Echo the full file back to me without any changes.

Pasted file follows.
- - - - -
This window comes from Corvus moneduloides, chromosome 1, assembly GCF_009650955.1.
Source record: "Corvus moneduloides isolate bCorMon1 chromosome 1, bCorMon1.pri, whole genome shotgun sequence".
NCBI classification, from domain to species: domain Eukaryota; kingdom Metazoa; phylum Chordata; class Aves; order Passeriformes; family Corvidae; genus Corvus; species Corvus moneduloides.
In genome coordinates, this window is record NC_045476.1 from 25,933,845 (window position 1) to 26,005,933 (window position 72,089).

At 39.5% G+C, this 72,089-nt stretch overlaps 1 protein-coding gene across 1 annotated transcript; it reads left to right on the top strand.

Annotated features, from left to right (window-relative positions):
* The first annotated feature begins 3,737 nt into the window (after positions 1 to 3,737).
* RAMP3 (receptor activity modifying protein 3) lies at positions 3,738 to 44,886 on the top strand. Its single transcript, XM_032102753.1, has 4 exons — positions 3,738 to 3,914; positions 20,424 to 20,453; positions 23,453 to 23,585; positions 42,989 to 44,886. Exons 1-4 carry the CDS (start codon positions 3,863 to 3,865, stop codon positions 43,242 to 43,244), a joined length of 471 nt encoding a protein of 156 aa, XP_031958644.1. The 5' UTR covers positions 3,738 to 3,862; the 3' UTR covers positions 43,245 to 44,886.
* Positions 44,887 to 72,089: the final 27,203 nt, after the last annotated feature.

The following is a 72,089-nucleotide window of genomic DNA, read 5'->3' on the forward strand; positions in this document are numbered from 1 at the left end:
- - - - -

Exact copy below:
This window comes from Corvus moneduloides, chromosome 1, assembly GCF_009650955.1.
Source record: "Corvus moneduloides isolate bCorMon1 chromosome 1, bCorMon1.pri, whole genome shotgun sequence".
NCBI classification, from domain to species: domain Eukaryota; kingdom Metazoa; phylum Chordata; class Aves; order Passeriformes; family Corvidae; genus Corvus; species Corvus moneduloides.
In genome coordinates, this window is record NC_045476.1 from 25,933,845 (window position 1) to 26,005,933 (window position 72,089).

At 39.5% G+C, this 72,089-nt stretch overlaps 1 protein-coding gene across 1 annotated transcript; it reads left to right on the top strand.

Annotated features, from left to right (window-relative positions):
* The first annotated feature begins 3,737 nt into the window (after positions 1 to 3,737).
* RAMP3 (receptor activity modifying protein 3) lies at positions 3,738 to 44,886 on the top strand. Its single transcript, XM_032102753.1, has 4 exons — positions 3,738 to 3,914; positions 20,424 to 20,453; positions 23,453 to 23,585; positions 42,989 to 44,886. Exons 1-4 carry the CDS (start codon positions 3,863 to 3,865, stop codon positions 43,242 to 43,244), a joined length of 471 nt encoding a protein of 156 aa, XP_031958644.1. The 5' UTR covers positions 3,738 to 3,862; the 3' UTR covers positions 43,245 to 44,886.
* Positions 44,887 to 72,089: the final 27,203 nt, after the last annotated feature.

The following is a 72,089-nucleotide window of genomic DNA, read 5'->3' on the forward strand; positions in this document are numbered from 1 at the left end: